Guest Post – Michael Ashford
Selling to business can be a great profession for talented sales people who want to work in ‘big time’ sales. Especially as you work with medium and large size companies, B2B sales can mean large transactions and more opportunity to showcase advanced selling skills.
But B2B selling, especially to large corporations has evolved into a complicated process. This is no more true when selling technology to business – software, hardware, telecommunications, infrastructure, etc. Companies spend massive amounts of capital on technology, and as the technology has advanced, so too has their buying process.
In this post, we’ll discuss some of the reasons technology sales to business is so complex.
We’ll use enterprise software as an example to make our points. As it stands here today in 2013, its hard to find a medium or large size company that hasn’t purchased and implemented at least some enterprise software for their business.
Long Sales Cycles. I’ve experienced first hand what the sales process is like for real estate, manufacturing equipment, supplies, and countless other things businesses buy. It can be a long process, but none tend to be as long a process as software sales. Enterprise software sales usually involves a multi-stage process in itself, with several phases including RFP, demonstrations, references, review meetings, which together can take months.
Many times a 3rd party is brought in just to manage this extended process, which can last 6-12 months. Further, the real ‘selling’ often doesn’t start until all those things are over.
Large Evaluation Teams. Like anything other transaction in B2B sales, there are probably a small number of decision makers involved (maybe only 1), but with enterprise software, there is usually a large evaluation team. Since software like an ERP can be used by so many departments, they all need to be represented in the evaluation process.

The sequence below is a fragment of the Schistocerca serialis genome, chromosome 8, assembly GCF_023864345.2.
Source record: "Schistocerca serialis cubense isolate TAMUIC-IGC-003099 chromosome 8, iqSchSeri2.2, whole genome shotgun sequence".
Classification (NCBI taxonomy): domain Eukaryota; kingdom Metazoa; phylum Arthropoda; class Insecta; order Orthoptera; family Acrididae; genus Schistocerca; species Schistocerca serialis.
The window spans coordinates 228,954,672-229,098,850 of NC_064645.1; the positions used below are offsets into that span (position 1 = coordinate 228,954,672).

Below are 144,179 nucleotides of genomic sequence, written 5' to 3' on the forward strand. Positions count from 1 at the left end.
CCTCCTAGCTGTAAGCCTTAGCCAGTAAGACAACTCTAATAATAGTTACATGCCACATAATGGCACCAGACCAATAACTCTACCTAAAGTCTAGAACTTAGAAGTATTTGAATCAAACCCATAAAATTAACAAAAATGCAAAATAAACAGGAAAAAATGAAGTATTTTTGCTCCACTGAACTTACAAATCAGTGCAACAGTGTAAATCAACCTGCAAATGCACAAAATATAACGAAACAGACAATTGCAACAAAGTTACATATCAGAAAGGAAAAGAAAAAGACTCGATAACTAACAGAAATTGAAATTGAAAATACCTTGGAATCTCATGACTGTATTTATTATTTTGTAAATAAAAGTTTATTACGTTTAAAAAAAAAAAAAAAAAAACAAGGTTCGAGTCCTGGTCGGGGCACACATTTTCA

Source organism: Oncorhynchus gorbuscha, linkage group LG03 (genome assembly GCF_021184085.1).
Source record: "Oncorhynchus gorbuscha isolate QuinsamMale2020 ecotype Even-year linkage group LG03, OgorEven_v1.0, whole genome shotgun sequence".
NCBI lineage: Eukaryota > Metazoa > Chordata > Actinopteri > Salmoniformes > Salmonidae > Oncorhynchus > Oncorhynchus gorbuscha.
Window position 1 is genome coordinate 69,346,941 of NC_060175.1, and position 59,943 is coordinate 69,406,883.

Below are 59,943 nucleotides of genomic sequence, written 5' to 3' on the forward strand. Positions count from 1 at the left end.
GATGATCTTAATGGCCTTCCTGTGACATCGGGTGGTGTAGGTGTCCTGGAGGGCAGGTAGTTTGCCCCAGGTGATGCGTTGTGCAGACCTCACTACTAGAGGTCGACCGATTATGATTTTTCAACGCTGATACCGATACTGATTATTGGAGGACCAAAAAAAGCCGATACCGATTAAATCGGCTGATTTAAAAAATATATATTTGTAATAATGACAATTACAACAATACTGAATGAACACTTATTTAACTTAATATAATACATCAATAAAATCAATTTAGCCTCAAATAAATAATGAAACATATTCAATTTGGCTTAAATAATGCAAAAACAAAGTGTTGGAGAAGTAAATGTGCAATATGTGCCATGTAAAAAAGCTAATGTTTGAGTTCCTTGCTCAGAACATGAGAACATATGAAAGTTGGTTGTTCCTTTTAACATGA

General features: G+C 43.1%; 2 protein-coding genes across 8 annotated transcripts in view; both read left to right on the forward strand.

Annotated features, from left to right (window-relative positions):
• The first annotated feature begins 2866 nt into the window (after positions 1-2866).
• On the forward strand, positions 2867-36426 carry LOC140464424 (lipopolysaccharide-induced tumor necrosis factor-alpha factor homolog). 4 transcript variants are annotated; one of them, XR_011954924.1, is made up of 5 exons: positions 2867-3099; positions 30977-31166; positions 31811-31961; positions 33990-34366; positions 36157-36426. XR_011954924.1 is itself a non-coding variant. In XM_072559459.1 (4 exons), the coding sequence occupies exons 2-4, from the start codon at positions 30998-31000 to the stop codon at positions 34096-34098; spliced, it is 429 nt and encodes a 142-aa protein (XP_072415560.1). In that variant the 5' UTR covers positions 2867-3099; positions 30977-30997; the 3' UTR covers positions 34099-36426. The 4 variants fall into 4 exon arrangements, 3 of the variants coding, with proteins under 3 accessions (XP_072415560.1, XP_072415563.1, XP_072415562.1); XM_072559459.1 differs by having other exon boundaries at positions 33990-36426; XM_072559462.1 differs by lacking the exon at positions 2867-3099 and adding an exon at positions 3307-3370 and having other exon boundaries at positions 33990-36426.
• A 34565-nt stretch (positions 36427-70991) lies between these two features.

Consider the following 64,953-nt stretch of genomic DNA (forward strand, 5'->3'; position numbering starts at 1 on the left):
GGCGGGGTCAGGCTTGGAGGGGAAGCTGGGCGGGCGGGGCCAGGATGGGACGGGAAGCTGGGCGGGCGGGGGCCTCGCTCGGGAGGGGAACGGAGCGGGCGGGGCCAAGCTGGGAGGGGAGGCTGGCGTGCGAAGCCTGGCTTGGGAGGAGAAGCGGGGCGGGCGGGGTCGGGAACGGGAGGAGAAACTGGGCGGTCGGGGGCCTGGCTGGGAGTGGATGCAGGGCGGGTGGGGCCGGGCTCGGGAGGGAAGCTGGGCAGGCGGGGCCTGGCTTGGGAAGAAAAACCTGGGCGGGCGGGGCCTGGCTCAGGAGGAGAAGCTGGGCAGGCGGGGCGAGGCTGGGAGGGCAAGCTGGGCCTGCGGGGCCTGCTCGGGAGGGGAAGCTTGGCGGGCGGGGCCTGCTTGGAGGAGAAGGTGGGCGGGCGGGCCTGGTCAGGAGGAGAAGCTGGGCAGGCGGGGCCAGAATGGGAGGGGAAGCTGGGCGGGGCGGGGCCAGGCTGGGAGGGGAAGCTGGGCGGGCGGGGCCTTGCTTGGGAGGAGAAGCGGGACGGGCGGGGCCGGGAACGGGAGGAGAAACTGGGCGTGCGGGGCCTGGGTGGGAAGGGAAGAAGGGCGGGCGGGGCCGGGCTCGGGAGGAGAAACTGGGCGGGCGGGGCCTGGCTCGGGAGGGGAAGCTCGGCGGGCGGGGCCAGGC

As a sales person, navigating all these people, determining who is important and who isn’t, and determining the ‘hot buttons’ for each becomes one of the major objectives of the sales process.
Uneducated Buyers. As we all know, technology products like software evolve faster than any other products. As sales people, it is hard enough for us to keep up with latest features and their benefits. Its virtually impossible for buyers, who are much less educated, to fully grasp the differences in products presented to them from various competitors.
In software sales, so much of a focus is on education. But if you don’t walk the line carefully between ‘educating’ and ‘selling’, you can end up doing more of the former while your competitors do the later.
Complex and Changing Decision Making. One consequence of a large evaluation team is getting them to agree on decisions. With a large group, your buyer may have a well intentioned decision making process (i.e. “majority vote”), but rarely does it hold true once opinions start to differ, and politics get in the way.
Inevitably in technology sales, your buyer will have a hard time making a decision because of differing opinions. As a sales person, if you haven’t determined who’s vote really counts, your chances of winning drops dramatically.
Importance of Benefit Case. Probably more than any other type of capital investment, companies put a large emphasis on return of investment (ROI) when it comes to technology. In fact, many Chief Information Officers (CIOs) report to the CFO since they make so many capital spending decisions. Large technology purchases don’t happen without a strong business case.
If you aren’t building a strong business case or ROI analysis for your offering, or helping your prospect build one, you are at a serious disadvantage. Chances are the executives at your prospect have several competing projects fighting for the same capital.
Michael Ashford is a 20-year veteran in Sales and Consulting, and specializes in helping organizations use Return On Investment Tools as part of their customer efforts. You can read more from Michael at www.ROIforSales.com.